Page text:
A quarter of 2008 US medical school graduates have accumulated debt of $200,000 or more. And although only a third entered medical school with some degree of debt, 87% were in debt when they graduated, according a report by the Association of American Medical Colleges.
Med students received $2.5 billion in financial assistance between 2006 and 2007, but only 20% was in the form of grants and scholarships, including assistance based on need and that which requires service payback, such as the National Health Service Corps and the military.
The rest of it was in the form of loans.
Some medical schools recently bucked the trend by announcing scholarships. Yale Medical School for example no longer requires payment from students whose annual family income is less than $100,000.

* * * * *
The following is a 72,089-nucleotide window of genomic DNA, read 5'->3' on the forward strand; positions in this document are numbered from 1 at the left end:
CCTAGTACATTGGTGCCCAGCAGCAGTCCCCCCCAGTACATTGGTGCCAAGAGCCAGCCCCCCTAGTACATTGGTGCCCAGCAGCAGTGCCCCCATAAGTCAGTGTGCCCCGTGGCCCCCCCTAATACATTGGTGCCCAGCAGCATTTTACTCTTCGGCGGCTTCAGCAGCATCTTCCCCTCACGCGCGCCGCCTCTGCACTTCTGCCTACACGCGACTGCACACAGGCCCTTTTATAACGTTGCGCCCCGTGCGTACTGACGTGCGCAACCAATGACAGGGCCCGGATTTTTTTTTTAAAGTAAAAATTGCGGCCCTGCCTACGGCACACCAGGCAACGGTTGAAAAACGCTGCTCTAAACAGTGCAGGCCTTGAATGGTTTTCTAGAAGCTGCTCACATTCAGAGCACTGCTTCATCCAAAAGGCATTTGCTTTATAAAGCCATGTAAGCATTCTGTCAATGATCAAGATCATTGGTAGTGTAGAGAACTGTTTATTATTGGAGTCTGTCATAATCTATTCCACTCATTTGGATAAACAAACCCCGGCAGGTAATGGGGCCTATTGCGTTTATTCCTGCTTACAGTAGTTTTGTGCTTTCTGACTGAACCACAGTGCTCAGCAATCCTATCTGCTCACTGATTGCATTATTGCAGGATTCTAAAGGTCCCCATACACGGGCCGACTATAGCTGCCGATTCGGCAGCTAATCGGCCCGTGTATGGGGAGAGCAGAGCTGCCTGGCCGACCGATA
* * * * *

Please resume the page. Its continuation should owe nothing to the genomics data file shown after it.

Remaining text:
But few schools have resources to support programs like this, and it hasn’t helped that the Great Economic Crisis of ’08-’09 has pummeled university endowments.
Can the situation continue like this forever? In 2008, US medical schools enrolled over 18,000 students, which is more than ever. And twice that many applied.
But the prospect of enormous debt dissuades some from applying and more often than not it’s people from low-income families that back off.
As Robert Steinbrook noted in the New England Journal of Medicine, economic diversity in medical school is morally just and believed to improve patient care and access down the road.
But even now more than 50% of US med students come from families with incomes in the top 20%.